Pediatric Obstructive Sleep Apnea: Consensus, Controversy, and Craniofacial Considerations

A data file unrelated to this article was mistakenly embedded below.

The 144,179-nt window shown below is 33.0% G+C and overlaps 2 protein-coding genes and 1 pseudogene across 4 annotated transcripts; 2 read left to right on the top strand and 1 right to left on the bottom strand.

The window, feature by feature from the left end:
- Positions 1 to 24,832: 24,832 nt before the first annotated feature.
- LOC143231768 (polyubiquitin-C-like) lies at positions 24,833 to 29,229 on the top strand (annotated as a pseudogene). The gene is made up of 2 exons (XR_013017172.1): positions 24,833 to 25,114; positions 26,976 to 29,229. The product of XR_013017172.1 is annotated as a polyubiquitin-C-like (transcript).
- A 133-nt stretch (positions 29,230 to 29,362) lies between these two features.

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Pediatric obstructive sleep apnea, characterized by partial or complete obstruction of the upper airway during sleep, is associated with multiple adverse neurodevelopmental and cardiometabolic consequences. It is common in healthy children and occurs with a higher incidence among infants and children with craniofacial anomalies. Although soft-tissue hypertrophy is the most common cause, interplay between soft tissue and bone structure in children with craniofacial differences may also contribute to upper airway obstruction. Snoring and work of breathing are poor predictors of obstructive sleep apnea, and the gold standard for diagnosis is overnight polysomnography. Most healthy children respond favorably to adenotonsillectomy as first-line treatment, but 20 percent of children have obstructive sleep apnea refractory to adenotonsillectomy and may benefit from positive airway pressure, medical therapy, orthodontics, craniofacial surgery, or combined interventions. For children with impairment of facial skeletal growth or craniofacial anomalies, rapid maxillary expansion, midface distraction, and mandibular distraction have all been demonstrated to have therapeutic value and may significantly improve a child’s respiratory status. This Special Topic article reviews current theories regarding the underlying pathophysiology of pediatric sleep apnea, summarizes standards for diagnosis and management, and discusses treatments in need of further investigation, including orthodontic and craniofacial interventions. To provide an overview of the spectrum of disease and treatment options available, a deliberately broad approach is taken that incorporates data for both healthy children and children with craniofacial anomalies.

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